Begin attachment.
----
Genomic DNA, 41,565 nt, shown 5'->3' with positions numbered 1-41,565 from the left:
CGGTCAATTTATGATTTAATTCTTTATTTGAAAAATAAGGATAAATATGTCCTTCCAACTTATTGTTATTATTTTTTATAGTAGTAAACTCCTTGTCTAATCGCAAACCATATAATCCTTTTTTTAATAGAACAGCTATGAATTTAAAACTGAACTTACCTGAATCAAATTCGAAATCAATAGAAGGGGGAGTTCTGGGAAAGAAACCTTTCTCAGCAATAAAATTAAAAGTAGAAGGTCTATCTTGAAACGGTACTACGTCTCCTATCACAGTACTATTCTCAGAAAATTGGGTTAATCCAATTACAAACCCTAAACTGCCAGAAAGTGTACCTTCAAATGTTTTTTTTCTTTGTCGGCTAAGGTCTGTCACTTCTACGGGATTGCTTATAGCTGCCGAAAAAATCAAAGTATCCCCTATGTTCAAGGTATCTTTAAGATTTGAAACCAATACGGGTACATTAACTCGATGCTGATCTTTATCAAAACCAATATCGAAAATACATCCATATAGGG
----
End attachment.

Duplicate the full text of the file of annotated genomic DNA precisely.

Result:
Genomic DNA, 41,565 nt, shown 5'->3' with positions numbered 1-41,565 from the left:
CGGTCAATTTATGATTTAATTCTTTATTTGAAAAATAAGGATAAATATGTCCTTCCAACTTATTGTTATTATTTTTTATAGTAGTAAACTCCTTGTCTAATCGCAAACCATATAATCCTTTTTTTAATAGAACAGCTATGAATTTAAAACTGAACTTACCTGAATCAAATTCGAAATCAATAGAAGGGGGAGTTCTGGGAAAGAAACCTTTCTCAGCAATAAAATTAAAAGTAGAAGGTCTATCTTGAAACGGTACTACGTCTCCTATCACAGTACTATTCTCAGAAAATTGGGTTAATCCAATTACAAACCCTAAACTGCCAGAAAGTGTACCTTCAAATGTTTTTTTTCTTTGTCGGCTAAGGTCTGTCACTTCTACGGGATTGCTTATAGCTGCCGAAAAAATCAAAGTATCCCCTATGTTCAAGGTATCTTTAAGATTTGAAACCAATACGGGTACATTAACTCGATGCTGATCTTTATCAAAACCAATATCGAAAATACATCCATATAGGG